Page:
If we were out to eat and the adults had a glass of wine, us kids weren’t allowed to take a picture because we couldn’t let anyone see that they were actually drinking alcohol. My parents didn’t get drunk, but it was still a “hush hush” activity.

When I went to Bethel’s Ministry School, I was in church-culture shock. It was a culture of freedom. The only no-no’s they talked to the students about were the three B’s, No Bras Butts and Bellies?… Something like that. That was probably necessary considering Bethel is made up of people from all over the world, with very different cultural acceptable norms.

Instead of giving us…

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Are You Sure About That?


There was recently a televised debate on the subject of evolution versus creationism. Bill Nye, representing evolution, and Ken Ham, representing creationism, were asked what would change their mind on the topic. Their answers were strikingly different.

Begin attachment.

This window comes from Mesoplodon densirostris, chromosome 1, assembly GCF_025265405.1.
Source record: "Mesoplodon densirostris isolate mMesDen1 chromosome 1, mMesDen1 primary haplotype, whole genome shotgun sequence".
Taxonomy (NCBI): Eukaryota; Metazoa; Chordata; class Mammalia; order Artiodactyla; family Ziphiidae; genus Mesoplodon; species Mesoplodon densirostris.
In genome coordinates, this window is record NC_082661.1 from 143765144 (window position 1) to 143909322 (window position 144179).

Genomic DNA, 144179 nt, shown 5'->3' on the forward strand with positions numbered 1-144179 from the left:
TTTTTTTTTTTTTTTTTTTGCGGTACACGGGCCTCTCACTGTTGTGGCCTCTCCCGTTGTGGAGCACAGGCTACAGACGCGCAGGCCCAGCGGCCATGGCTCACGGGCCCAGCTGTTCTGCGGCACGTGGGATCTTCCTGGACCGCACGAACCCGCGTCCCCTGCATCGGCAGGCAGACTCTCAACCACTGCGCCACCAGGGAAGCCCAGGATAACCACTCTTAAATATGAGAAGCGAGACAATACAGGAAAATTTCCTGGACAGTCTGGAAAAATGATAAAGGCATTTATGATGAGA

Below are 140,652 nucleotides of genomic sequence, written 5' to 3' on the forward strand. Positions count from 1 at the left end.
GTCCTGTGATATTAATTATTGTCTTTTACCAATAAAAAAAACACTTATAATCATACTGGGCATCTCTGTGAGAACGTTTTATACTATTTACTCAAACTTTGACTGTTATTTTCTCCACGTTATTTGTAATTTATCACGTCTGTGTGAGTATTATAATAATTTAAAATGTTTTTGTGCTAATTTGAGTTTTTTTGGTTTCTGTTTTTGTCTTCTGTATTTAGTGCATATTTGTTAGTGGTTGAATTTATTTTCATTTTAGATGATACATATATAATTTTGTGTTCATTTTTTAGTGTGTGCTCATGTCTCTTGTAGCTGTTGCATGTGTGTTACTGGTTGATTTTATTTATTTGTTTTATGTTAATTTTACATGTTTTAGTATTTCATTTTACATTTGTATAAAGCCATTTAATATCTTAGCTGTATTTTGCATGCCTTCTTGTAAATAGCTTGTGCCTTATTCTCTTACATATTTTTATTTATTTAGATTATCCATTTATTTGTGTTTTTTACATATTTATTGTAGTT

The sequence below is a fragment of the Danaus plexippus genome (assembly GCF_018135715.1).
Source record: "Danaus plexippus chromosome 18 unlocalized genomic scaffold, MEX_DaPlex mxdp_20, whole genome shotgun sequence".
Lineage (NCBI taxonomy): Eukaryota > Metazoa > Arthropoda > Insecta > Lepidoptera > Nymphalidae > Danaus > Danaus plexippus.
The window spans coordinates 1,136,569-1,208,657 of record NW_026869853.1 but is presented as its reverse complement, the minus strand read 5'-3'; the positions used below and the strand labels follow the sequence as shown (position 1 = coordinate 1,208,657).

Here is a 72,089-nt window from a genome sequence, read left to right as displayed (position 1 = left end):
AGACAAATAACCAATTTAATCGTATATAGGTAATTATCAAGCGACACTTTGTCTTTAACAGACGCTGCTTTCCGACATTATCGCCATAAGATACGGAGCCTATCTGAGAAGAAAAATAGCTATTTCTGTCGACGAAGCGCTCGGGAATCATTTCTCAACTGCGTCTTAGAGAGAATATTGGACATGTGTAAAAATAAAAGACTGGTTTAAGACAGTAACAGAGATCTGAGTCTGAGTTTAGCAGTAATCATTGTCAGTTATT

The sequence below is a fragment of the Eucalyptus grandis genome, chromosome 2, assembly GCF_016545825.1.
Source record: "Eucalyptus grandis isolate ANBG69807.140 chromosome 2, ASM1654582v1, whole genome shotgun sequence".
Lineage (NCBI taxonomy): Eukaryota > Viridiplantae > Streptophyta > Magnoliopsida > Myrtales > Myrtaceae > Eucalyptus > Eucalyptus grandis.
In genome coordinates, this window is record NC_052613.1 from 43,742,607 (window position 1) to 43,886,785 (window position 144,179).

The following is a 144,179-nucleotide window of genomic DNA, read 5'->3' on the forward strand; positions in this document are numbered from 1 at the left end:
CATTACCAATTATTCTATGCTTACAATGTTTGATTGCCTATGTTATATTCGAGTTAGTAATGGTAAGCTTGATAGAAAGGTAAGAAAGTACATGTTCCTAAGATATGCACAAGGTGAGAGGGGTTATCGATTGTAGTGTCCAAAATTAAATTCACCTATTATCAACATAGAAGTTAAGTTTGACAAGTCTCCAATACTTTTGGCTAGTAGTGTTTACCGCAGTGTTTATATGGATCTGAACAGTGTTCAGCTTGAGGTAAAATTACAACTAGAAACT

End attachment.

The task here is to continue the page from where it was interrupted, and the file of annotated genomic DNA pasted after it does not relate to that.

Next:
The scientist’s answer: Evidence. The theologian’s answer: Nothing.

What an amazing difference in attitudes! “I’m willing to change my viewpoint if there is sufficient reason” versus “My mind is made up and I’m not changing it for anything!”

I’m not going to debate evolution versus creation here. My personal thinking is that God created everything and it’s been evolving ever since. But I wouldn’t try to argue against either side or any blend of the two.

But what really gets my goat is when people take perfectly good faith and ruin it by refusing to further consider a question. To remain viable, faith MUST be tempered by doubt. Faith untempered by doubt descends into the realm of dogma.

If there’s one thing that’s constant in this world, it’s change. Good faith is flexible enough to absorb the impact of change. If the impact is large enough to permanently alter the faith, that’s okay too. That’s called spiritual growth.